JON OLIVA’S PAIN – ‘Tage Mahal


Release Date: October 25, 2004

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Savatage fans can indeed be happy these days. First, Zak Stevens released an album last year with Circle II Circle, Watching In Silence, assisted by Jon Oliva and Chris Caffery. The latter then decided to put out two records to mark his debut as a solo artist (see the review here at Metal Express), and finally, Savatage’s main man and founding member, Jon “The Mountain King” Oliva, steps up to show the world his pain.

His pain displays Zak Stevens’ second circle (the first of course being Savatage); the band that recorded Watching In Silence (Zak has had more circles than anyone can count over the last year and a half, in true Savatage style) – featuring Chris Kinder on drums, Kevin Rothney on bass and backing vocals, John Zahner on keys, and Matt LaPorte on guitar. A recent addition is Jerry Outlaw on guitar – not to forget the man himself on piano, guitars, vocals/voices and sick facial expressions.

Ok, that was the introduction. Confused? As much as Savatage fans are happy these days, they are confused, and rightfully so. Sandwiched between Circle II Circle, Caffery’s Faces and God Damn War, and Oliva’s Tage Mahal, there is a tremendous Savatage record — one that would indeed have been their best since 1993’s Edge Of Thorns. The problem is, Savatage is a heavy ship, and after sitting on their asses waiting for the phone to ring for too long, the creative forces found out that they are better off in an easier-to-navigate smaller boat. This doesn’t mean the end of Savatage, although anyone holding his breath in anticipation would have a hard time getting life insurance …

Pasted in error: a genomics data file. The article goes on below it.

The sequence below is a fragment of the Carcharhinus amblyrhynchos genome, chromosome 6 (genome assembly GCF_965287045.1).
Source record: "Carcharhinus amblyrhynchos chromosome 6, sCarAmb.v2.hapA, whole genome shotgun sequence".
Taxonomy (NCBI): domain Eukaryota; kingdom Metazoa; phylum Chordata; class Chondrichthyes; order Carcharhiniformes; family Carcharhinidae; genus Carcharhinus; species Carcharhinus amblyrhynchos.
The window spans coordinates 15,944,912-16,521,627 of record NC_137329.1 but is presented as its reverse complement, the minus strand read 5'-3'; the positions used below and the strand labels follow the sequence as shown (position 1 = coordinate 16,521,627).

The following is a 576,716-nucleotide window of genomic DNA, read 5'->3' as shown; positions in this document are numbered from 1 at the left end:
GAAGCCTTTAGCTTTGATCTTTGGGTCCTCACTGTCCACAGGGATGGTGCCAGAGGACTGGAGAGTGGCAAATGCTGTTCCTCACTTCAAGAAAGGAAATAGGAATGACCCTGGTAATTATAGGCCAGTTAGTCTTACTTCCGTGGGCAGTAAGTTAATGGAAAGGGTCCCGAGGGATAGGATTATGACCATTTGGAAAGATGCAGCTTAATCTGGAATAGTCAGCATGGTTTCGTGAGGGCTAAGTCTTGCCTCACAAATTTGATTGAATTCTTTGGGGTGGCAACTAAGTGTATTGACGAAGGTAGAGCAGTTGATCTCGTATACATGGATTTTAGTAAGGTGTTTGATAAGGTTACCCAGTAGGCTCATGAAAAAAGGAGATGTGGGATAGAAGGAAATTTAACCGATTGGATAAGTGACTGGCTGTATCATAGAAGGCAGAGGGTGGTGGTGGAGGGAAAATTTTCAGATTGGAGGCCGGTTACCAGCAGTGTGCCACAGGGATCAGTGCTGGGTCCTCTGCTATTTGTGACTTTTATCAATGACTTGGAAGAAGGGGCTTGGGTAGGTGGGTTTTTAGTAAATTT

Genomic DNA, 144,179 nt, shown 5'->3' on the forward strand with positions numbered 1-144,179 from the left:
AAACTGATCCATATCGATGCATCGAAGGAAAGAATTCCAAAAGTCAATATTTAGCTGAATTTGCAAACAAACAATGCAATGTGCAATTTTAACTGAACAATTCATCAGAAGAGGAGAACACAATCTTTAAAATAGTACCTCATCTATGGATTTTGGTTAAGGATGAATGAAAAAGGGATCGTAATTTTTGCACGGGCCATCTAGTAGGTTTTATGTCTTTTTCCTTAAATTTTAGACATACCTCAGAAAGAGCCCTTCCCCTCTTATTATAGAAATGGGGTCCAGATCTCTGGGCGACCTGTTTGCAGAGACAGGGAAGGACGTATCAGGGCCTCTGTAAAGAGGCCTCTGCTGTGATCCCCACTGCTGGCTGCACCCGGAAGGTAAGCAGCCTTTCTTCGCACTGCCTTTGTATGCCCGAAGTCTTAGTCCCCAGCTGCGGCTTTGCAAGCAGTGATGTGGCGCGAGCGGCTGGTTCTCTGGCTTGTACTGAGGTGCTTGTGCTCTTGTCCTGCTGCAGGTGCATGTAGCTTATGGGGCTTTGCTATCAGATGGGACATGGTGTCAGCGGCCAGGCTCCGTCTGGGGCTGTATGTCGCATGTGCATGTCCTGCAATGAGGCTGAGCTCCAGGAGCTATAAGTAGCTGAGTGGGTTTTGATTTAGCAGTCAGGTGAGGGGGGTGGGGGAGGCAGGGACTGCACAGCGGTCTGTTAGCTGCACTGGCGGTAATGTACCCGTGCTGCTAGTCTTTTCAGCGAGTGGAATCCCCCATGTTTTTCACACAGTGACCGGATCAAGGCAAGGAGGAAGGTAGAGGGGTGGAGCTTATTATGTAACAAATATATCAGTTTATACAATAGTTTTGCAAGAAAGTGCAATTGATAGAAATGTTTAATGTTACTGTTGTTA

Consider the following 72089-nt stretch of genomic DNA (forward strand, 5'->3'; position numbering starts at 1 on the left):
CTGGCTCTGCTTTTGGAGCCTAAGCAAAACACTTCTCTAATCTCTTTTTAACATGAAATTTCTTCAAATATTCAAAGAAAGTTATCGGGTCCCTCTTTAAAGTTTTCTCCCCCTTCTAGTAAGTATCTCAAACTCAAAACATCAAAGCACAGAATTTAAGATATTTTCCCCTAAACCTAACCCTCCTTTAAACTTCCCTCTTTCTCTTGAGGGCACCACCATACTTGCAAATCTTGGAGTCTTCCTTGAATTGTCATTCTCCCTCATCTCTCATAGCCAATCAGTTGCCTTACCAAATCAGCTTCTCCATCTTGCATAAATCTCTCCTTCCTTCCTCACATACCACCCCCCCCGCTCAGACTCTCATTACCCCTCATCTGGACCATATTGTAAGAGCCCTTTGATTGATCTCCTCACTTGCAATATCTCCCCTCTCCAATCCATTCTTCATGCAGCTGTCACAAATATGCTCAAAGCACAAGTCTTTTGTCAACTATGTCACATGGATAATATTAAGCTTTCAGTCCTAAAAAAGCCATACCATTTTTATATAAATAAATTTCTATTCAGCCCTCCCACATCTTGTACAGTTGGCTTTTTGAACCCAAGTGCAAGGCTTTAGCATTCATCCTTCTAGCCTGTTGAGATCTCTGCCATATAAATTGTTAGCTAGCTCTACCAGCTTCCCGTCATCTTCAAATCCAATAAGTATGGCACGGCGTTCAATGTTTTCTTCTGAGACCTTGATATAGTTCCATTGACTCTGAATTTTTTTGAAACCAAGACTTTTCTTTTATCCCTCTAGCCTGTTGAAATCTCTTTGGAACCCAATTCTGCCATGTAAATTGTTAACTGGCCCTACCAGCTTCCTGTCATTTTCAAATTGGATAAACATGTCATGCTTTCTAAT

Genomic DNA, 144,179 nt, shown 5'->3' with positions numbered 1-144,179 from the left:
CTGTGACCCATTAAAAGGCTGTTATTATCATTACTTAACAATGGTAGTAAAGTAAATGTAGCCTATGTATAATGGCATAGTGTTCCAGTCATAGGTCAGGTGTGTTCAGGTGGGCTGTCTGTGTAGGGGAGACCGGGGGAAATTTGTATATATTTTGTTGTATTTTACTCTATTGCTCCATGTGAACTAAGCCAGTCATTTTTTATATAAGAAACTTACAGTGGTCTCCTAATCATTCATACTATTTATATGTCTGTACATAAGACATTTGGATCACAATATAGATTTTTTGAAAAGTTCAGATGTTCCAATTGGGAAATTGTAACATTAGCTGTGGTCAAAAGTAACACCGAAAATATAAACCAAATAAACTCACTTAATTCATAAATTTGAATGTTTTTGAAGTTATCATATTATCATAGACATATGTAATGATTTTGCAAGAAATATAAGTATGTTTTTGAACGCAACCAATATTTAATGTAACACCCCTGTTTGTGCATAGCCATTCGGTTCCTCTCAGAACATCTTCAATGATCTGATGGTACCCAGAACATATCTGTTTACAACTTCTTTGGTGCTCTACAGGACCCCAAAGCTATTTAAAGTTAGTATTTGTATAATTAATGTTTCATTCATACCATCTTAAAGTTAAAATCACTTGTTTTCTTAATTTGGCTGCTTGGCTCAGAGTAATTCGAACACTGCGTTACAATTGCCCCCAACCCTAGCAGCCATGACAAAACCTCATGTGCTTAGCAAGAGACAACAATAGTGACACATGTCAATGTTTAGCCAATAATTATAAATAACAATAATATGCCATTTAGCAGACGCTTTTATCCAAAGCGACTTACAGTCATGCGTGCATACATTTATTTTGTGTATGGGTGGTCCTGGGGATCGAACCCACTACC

This record sounds fresher than anything Oliva has done since the Doctor Butcher record, that nice “collection of love songs” first released back in 1994. In fact, Jon Oliva’s Pain’s Tage Mahal is the best Savatage record released since Doctor Butcher! Collect the best 13 songs off Caffery’s releases, and you have a disc that is just as strong – but that’s a Caffery record — this is more like a Savatage record.

So you may wonder: Why is Oliva establishing a Savatage outside of Savatage — why is he competing with himself? Well, read that heavy ship vs. small boat comparison again, and the fact that Oliva is not involved with touring the Trans-Siberian Orchestra every year, while Caffery, Plate, and Middleton are, and that answers why there are no current Savatage members in his Pain-band. Jon wants to be able to show his pain whenever he wants to, not whenever someone else’s schedule lets him do so. Got it?

Ok, those were the facts. If you’re still with me, let’s move on to the content of his pain, the CD named Tage Mahal. First up is “The Dark,” a brother of “Commissar” from Poets And Madmen(2001). The song is full of trademark Oliva bombast and huge choruses. It’s a good opener, and has a really cool guitar solo; all in all, kind of a modern Savatage song. After four minutes, the song changes pace from up-beat to more laid-back, and you’ll hear a very melodic guitar solo, presumably performed by Jon himself.